A crowd gathers at Waverly Park before the rally Friday evening.
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Last week John "Jake" Raynard was alone in a dark alley being chased by men, one armed with a brick, who shouted slurs at him.
This week Raynard stood in the sunshine at Waverly Park, surrounded by more than 1,500 people holding signs, waving flags and cheering him on as he spoke of overcoming violence and hatred in hopes that it would never happen again.
Raynard said he was overwhelmed by the community’s response through Unity in Our Community, a rally held Friday evening to support him after the attack early last Saturday. The attack left him with 15 fractures to his cheekbone, a broken eye socket, a broken jaw and a broken upper palate.
"It surprised me quite a bit. I wouldn’t have anticipated this…my worst fear was that no one would show up but I’m glad the community has shown up in droves," said Raynard, smiling at his sister Jackii’s side. "I have no idea how to respond to it except with love and a lot of thanks."
Jackii Raynard said the event has been able to unite the community because everyone has been a victim or has known a victim at one point. She said she hopes that by Raynard speaking out, other victims can come forward.
"I think all too often people that are victims of these crimes are ashamed and try to hide from their attackers and the community at large," said Raynard. "I think they probably try to hide from themselves as well…we can’t have an open dialogue about these kind of things and try to really heal and recover from them without talking about them."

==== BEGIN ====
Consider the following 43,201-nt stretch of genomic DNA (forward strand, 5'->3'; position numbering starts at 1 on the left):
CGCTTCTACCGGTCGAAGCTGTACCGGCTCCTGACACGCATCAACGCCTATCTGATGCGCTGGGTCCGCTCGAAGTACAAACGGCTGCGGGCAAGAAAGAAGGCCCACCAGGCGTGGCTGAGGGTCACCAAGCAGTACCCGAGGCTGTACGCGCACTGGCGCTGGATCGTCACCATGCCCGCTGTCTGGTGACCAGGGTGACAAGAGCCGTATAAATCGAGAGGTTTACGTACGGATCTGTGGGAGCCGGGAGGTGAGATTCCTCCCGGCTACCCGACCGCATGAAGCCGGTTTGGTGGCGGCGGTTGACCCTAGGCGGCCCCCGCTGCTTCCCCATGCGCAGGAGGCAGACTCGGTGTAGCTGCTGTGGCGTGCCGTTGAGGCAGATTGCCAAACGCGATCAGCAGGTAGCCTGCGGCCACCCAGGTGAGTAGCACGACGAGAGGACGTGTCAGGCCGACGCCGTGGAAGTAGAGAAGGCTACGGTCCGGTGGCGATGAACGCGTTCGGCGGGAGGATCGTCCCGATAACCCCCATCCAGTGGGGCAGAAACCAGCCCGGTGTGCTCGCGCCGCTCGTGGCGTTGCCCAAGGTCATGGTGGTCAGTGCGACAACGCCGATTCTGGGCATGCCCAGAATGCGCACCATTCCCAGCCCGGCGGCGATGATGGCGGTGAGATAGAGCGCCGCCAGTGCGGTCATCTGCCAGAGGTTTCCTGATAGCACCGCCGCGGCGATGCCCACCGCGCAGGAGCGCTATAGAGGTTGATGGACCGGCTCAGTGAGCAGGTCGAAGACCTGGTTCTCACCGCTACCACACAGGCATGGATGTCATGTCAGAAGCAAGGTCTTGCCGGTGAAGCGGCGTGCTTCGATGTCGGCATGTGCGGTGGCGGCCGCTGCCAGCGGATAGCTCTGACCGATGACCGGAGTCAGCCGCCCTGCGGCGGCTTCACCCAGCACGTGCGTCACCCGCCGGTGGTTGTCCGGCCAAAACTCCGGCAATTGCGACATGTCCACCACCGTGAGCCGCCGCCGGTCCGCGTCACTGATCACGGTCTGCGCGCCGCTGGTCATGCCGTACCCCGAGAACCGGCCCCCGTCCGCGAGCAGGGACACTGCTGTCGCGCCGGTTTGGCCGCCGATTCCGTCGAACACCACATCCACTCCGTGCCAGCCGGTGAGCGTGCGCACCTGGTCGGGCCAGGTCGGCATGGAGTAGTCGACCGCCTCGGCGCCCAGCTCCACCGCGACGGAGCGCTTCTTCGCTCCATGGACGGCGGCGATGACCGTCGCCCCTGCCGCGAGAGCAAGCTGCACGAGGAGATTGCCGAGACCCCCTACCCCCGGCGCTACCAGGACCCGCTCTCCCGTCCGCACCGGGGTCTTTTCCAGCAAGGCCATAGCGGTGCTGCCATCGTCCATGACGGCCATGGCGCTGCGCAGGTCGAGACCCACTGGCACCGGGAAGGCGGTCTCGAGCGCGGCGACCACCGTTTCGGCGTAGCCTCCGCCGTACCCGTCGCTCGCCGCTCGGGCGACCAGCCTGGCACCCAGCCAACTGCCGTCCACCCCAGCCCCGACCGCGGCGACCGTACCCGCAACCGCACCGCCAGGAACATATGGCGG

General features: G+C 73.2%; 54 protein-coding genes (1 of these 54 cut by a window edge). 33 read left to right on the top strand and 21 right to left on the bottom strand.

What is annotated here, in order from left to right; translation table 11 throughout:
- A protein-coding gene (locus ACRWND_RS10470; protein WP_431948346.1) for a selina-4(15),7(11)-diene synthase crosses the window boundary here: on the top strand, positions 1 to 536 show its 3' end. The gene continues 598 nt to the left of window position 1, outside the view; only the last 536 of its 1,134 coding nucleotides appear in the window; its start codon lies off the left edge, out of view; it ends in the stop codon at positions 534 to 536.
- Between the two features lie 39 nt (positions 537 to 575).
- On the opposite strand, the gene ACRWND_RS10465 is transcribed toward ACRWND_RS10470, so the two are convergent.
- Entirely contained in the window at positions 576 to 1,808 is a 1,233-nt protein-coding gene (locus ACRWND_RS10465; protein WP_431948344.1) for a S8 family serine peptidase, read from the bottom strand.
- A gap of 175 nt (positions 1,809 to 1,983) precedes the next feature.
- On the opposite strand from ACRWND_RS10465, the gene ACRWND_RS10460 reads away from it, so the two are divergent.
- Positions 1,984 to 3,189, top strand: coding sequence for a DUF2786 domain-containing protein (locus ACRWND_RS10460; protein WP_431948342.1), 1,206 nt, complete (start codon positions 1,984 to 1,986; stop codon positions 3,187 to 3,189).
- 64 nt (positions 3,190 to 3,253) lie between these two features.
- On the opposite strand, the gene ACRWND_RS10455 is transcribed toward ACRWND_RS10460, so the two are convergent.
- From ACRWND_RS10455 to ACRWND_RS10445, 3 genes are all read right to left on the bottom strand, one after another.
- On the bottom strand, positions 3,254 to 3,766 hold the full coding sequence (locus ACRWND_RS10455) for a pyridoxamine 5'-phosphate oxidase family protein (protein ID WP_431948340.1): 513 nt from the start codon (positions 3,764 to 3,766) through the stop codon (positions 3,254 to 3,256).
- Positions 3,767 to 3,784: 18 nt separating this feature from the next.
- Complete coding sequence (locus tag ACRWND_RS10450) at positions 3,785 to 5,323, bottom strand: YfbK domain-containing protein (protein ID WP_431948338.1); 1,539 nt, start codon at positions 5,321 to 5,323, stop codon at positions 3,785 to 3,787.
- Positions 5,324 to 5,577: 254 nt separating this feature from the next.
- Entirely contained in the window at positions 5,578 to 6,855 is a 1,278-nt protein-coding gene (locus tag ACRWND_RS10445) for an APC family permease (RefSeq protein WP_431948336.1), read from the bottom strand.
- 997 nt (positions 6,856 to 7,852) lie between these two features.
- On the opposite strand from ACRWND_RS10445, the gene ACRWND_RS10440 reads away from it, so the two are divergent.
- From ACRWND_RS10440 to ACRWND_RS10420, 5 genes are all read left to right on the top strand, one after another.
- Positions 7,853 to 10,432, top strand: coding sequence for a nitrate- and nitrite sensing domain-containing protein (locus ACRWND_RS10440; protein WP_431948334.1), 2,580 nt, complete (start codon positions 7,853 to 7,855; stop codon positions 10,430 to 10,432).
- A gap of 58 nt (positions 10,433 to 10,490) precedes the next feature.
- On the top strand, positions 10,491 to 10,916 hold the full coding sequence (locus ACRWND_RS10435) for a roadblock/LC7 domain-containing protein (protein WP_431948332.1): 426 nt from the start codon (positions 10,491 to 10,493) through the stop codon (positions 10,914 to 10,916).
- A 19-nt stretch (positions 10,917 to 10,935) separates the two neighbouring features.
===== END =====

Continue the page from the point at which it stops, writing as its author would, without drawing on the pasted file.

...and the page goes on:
After an initial speech by Raynard, the crowd walked from Waverly Park, down Camelot Street to North Cumberland Street where the attack took place and up Red River Road back to the park.
Dennis Godin came to the rally to march with four friends. Godin said he was shocked when he first read about the attack.
"I wanted to show support (for Raynard)," said Godin. "I think it was a real surprise for everybody to see the support downtown and the support of the honking cars."
The event had eight speakers including Raynard. They ranged from union leaders to church ministers. Speaker Louise McKissick said it’s time for Thunder Bay to undergo a transformation.
"Anger transformed into action can change things," said McKissick. "We need a community where diversity is not just tolerated but celebrated."
Raynard said the next step for him after resting and healing is to advocate for several initiatives including an increased police presence in the North downtown core.
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